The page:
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SEOUL — Nineteen 8th Army members became “black belts” on Friday as part of a U.S. Army-wide program to save money and make operations more efficient.

Those black belts are part of Lean Six Sigma, a management science program now in its third year at U.S. Forces Korea. Graduates are called “black belts” and “green belts,” depending on which of two training programs they attend.

By looking for ways to reduce errors and make a process faster or smoother, LSS graduates can save tens of thousands of dollars or more per project, said Ron Rezek, a special assistant to the Secretary of the Army who works in business transformation.

The 8th Army has completed 51 Lean Six Sigma projects, saving about $51 million.

He said such major corporations as Toyota, General Electric, Caterpiller Inc. and Motorola have used similar programs to streamline their operations, but the Army is the largest group ever to apply a management science program.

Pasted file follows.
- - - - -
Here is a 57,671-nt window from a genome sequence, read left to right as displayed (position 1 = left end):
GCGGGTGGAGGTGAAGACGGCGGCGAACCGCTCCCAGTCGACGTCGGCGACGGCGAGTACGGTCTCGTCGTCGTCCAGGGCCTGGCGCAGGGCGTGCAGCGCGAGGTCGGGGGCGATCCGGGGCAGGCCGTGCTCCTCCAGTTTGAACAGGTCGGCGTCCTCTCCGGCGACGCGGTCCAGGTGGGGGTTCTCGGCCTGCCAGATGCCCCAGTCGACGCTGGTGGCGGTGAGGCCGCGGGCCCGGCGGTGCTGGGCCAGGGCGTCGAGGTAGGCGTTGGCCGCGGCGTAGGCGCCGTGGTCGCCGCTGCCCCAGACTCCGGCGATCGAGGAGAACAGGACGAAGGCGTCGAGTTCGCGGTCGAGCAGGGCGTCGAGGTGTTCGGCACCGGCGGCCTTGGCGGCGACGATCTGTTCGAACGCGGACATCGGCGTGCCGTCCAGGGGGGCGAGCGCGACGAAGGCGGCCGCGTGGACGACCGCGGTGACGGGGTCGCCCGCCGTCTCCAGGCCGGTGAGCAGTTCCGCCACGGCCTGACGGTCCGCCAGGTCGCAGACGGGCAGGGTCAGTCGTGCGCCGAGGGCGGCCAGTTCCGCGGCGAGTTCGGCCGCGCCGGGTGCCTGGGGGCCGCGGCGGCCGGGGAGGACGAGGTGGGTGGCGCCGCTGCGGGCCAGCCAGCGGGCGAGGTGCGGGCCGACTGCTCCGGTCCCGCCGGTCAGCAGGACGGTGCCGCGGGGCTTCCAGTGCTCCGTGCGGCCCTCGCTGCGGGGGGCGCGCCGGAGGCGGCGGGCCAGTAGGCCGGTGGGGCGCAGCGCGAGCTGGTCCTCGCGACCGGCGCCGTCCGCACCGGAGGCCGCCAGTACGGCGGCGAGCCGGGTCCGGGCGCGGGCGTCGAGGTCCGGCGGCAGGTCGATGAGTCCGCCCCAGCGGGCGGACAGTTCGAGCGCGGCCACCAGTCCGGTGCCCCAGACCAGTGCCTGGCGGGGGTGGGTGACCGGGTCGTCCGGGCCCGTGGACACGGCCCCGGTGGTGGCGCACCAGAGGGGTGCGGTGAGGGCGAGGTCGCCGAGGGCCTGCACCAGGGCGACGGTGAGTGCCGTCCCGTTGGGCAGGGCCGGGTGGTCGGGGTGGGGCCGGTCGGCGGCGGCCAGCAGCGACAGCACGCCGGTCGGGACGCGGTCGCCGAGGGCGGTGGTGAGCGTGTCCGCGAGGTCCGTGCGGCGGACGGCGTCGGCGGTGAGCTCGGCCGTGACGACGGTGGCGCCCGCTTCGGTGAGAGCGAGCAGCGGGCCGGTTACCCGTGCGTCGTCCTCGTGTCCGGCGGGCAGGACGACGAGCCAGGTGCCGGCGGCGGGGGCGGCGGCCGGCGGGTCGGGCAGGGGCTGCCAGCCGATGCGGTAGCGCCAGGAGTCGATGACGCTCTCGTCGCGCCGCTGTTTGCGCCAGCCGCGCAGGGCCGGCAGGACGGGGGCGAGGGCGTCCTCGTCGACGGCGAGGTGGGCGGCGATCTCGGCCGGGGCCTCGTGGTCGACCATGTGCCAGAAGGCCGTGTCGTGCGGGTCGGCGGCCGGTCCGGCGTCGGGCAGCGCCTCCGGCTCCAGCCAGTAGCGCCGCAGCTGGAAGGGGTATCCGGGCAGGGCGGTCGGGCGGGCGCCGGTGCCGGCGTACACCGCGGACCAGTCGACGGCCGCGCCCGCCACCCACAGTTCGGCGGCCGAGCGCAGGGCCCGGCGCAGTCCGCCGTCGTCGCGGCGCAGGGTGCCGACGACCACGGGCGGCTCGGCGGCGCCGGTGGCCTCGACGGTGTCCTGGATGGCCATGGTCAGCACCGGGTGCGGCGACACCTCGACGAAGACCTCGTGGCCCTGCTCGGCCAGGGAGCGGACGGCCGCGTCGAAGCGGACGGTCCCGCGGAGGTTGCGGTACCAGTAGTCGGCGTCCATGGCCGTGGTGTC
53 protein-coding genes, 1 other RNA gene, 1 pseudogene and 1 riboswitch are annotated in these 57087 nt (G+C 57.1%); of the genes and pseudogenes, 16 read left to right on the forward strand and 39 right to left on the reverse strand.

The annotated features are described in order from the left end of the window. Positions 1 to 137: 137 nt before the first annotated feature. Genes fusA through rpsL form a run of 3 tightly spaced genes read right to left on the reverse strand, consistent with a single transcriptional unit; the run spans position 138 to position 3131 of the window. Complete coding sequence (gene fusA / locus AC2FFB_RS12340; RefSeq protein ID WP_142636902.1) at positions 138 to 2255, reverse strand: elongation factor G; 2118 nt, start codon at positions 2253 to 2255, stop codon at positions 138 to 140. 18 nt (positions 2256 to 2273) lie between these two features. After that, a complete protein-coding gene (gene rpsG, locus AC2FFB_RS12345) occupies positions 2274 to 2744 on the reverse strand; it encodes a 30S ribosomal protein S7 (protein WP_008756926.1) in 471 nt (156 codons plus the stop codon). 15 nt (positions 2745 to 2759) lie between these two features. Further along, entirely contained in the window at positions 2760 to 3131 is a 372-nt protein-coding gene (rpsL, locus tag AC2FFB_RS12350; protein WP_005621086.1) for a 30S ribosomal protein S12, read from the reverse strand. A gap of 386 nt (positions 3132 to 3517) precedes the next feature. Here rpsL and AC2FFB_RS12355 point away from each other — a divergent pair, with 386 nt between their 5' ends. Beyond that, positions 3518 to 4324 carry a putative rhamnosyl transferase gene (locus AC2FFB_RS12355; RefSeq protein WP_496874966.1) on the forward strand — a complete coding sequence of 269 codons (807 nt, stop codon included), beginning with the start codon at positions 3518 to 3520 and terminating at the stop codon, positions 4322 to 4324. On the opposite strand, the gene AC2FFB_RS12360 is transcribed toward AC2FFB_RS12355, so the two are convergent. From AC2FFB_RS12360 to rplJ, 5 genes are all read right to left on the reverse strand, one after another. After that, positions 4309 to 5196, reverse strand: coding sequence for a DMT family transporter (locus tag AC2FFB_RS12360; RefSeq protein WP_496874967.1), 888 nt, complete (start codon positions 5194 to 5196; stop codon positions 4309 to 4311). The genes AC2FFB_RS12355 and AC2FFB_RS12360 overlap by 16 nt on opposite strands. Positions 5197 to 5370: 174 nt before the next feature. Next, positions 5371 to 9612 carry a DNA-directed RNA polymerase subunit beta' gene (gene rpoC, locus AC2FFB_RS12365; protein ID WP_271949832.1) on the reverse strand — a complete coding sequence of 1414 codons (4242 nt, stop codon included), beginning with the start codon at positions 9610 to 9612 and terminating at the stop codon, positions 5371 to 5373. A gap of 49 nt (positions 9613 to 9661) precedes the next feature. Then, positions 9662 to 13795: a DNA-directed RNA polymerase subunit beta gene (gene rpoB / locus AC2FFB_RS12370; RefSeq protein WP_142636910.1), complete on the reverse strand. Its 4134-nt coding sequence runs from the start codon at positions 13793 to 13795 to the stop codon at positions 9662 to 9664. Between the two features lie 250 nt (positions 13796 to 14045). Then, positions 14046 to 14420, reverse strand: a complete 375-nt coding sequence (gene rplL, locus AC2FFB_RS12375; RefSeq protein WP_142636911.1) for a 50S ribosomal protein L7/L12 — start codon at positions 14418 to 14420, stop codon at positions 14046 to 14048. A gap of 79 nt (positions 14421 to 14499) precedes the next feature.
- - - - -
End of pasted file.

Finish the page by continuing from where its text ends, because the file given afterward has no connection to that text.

He estimated it cost about $80,000 to train the current class of 8th Army graduates in a 13-week course, including nine weeks spent working on projects recommended by their commanders.

This year’s class includes enlisted soldiers, officers and a civilian.

Eighth Army spent about $350,000 of its training budget to begin the program in 2006. Those graduates carry their management science knowledge to their future jobs, Rezek said.

“People have left and arrived and taken this skill set with them across the Army,” he said.

Rezek said U.S. Forces Korea’s Lean Six Sigma program is “at the front of the pack” Army-wide, and students get an unusually high amount of support from their commanders.

The “lean” comes from a manufacturing philosophy created by Asian companies and adopted by American factories in the past two decades. “Six sigma” is a math term that refers to the error percentage acceptable in the semi-conductor industry, a ratio of three errors to every million tasks.

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